Let's not forget that Kermit is a protocol that was designed for maximum
portability. It allows machines of various bits, even 5 bits in the case of
Baudot to succesfully transfer binary data. ASCII in 7/8 bit mode also has
this capability, although not always used correctly in 7-bit stripping. It
is called the Shift In Shift OUT sequence. Essentially if all software would
QUOTE 8-bit, when converting to 7-bit and back instead of toosing away that
bit then one to one correspodence for 8-bit streams would be handled the way
God intended thhem to be handled. The sender of a message should quote the
message in 7-bit format. This would make most files only slightly larger
than now.:) and make the incentive to Correctly xlat 7-bits to 8-bits all
the more urgent. If bit 8 isn't 0 then it is intentional and should be left
alone. This all hardware/software Compatable 100%, and provide and incentive
to LEARN from efforts like NAPLPS, and videotext.
From: Alain LaBonti - 2 <email@example.com>
To: Multiple Recipients of <firstname.lastname@example.org>
Date: Wednesday, October 22, 1997 4:13 AM
Subject: Rendering with font application on code: reversibility possible
A 09:24 21/10/97 -0700, Larry Masinter a écrit :
>Donald Page wrote:
>> Rubbish, any browser which either uses the font of the terminal it is
>> running under (e.g. lynx) or which the user can define which font to use
>> for display is Latin-0-capable. I reckon that is pretty much every
>Using ©®±¶Ë, where the user must set the ©®±¶ in order to understand
>the message, is unreliable.
>(To properly read this message, please set your mail browser to use a ©®±¶
> in which
> © is an alternate rendering of 'f'
> ® is an alternate rendering of 'o'
> ± is an alternate rendering of 'n'
> ¶ is an alternate rendering of 't'
> Ë is an alternate rendering of 's'.)
Of course one could also transform all this simply even for ASCII!... A
function in Eudora Pro does that so that Larry's full text is presented
this way (no kidding):
>Qbanyq Cntr jebgr:
>> Ehoovfu, nal oebjfre juvpu rvgure hfrf gur sbag bs gur grezvany vg vf
>> ehaavat haqre (r.t. ylak) be juvpu gur hfre pna qrsvar juvpu sbag gb hfr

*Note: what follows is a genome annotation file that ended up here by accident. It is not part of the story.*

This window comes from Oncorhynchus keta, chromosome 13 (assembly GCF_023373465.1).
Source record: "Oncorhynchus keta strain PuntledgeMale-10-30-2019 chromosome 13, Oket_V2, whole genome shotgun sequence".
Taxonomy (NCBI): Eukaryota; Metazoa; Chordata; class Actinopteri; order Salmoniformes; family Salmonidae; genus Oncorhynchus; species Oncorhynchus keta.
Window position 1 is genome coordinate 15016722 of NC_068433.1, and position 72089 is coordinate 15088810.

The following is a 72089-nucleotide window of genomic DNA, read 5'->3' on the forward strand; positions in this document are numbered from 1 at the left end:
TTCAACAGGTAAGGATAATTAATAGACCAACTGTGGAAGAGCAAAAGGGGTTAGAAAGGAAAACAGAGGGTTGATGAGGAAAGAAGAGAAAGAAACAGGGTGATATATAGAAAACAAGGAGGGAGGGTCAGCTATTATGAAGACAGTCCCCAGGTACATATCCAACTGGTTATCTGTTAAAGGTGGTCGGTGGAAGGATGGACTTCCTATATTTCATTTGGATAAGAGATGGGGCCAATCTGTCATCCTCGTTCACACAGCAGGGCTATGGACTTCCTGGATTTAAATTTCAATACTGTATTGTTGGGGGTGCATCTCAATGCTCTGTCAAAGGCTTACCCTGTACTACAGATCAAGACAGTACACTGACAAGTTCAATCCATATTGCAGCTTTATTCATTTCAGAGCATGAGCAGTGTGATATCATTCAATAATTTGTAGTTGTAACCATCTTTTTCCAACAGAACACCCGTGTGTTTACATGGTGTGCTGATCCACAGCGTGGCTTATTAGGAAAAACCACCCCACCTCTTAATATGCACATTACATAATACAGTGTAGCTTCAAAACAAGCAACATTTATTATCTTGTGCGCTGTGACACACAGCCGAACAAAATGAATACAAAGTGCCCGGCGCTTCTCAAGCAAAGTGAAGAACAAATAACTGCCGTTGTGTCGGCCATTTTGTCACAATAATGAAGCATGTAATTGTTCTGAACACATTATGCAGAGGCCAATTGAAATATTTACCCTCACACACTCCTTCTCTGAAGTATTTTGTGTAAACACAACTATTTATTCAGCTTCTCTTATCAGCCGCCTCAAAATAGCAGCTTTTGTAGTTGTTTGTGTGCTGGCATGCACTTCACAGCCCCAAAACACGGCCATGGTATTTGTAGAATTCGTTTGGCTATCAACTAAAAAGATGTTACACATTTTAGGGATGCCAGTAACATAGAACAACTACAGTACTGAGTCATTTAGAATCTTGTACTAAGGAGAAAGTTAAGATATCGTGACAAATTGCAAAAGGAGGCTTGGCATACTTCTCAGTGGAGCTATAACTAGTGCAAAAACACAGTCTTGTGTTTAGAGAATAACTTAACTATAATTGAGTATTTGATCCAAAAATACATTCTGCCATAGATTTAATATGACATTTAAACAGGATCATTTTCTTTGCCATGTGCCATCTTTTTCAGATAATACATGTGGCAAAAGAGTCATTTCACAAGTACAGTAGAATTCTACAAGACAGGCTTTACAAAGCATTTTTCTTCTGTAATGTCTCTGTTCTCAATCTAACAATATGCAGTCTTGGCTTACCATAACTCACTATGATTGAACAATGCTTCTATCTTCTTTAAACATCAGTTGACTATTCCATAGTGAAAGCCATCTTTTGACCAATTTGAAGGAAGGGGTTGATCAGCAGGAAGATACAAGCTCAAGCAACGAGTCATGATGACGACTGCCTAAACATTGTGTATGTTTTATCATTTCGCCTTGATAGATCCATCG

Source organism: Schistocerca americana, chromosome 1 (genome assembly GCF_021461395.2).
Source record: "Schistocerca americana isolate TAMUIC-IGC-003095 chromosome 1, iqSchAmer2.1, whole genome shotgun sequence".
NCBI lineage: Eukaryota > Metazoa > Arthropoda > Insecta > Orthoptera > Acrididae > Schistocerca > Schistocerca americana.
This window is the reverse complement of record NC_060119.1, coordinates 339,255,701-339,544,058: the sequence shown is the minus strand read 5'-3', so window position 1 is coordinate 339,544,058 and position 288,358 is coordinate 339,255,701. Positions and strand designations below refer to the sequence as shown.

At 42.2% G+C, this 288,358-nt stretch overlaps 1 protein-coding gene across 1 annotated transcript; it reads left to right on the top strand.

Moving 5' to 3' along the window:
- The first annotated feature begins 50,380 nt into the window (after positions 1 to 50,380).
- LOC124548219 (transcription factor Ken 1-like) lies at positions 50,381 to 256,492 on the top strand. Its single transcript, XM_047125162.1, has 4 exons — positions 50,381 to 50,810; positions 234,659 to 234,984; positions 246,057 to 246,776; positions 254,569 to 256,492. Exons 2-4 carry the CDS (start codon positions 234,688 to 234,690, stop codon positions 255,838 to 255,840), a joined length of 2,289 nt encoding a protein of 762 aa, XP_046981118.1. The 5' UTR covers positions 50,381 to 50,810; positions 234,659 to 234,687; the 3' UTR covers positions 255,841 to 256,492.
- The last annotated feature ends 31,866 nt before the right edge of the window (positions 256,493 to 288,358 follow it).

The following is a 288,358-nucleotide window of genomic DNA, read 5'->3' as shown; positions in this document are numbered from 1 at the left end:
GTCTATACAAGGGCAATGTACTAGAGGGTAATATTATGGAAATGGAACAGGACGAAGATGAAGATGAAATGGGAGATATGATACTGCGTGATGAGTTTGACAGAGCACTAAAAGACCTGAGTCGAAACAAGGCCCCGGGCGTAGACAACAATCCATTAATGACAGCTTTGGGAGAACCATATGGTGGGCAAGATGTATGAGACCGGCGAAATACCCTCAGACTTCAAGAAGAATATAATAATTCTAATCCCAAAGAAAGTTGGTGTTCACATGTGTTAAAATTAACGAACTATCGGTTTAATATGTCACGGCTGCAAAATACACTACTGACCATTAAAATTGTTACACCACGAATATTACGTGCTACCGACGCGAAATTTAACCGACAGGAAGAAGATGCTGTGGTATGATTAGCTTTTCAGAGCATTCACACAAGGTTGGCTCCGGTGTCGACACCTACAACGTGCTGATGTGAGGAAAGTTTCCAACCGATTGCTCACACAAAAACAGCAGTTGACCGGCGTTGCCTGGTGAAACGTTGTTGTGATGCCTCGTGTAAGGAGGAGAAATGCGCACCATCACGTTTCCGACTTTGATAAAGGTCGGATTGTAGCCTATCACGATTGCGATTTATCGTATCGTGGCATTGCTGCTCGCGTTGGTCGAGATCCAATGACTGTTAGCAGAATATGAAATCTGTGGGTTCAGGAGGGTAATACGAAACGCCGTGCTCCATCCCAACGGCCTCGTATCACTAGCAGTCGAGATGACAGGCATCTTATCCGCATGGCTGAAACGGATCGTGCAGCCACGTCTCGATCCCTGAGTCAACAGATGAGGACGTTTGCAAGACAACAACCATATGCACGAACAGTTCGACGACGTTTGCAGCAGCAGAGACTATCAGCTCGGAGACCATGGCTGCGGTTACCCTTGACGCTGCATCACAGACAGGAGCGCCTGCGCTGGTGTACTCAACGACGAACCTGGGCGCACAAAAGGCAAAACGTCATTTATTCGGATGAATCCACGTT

>> sbe qvfcynl vf Yngva-0-pncnoyr. V erpxba gung vf cerggl zhpu rirel
>Hfvat ©®±¶Ë, jurer gur hfre zhfg frg gur ©®±¶ va beqre gb haqrefgnaq
>gur zrffntr, vf haeryvnoyr.
>(Gb cebcreyl ernq guvf zrffntr, cyrnfr frg lbhe znvy oebjfre gb hfr n ©®±¶
> va juvpu
> © vf na nygreangr eraqrevat bs 's'
> ® vf na nygreangr eraqrevat bs 'b'
> ± vf na nygreangr eraqrevat bs 'a'
> ¶ vf na nygreangr eraqrevat bs 'g'
> Ë vf na nygreangr eraqrevat bs 'f'.)
I did that just with a few clicks of my mouse (;
Perhaps most people know this primitive presentation form.
It is very reliable and reversible! Reliablility just requires a one-to-one
mapping respecting round-trip-integrity. Easy to achieve, but unfortunately
not with 7-bit stripping which is irreversible, unlike a font change like
the theoretical one that Larry is using for the simple purpose of joking.
A font change applied on a code is always reversible, isn't it? So it is
more reliable than the habit of sticking to 7-bit stripping or of character
filtering, a practice that should be outdated as archaic for information
When I receive data from my friend in Paris, Jean-Pierre Cabanié (who works
for Laboratoire d'électronique et de physique Philips), who uses OS/2 and
IBM 850, I find useful to change fonts to read it in case of ambiguity (it
is very straightforward and I bless WinEudora for not filtering his
accented characters out, in this case). I do not say that this is a
universal solution, but it has been a practical one so far, with
font-switching technology, prior to cross-application UNICODE facilities
which are still not there except perhaps for WinNT.
This technique is still useful. You can always guess on this empirically,
unless it is done with encrypting just for malicious purposes (; , and
corrections are mathematically possible and highly accurate.
However ugly this method is, it is not true to say that it is not reliable
when you know what to do with the data.
With True Type fonts (and similar technology) you can also make your own
font for any 8-bit code. Even the UNICODE consortium requested that we do
that to show up characters to be standardized in the UCS... that was done
with 8-bit technology... at the request of the UNICODE consortium itself, I
That said, I am still a preacher of UNICODE. But one should not spit on
what feeds him/her.
This archive was generated by hypermail 2.1.2 : Tue Jul 10 2001 - 17:20:37 EDT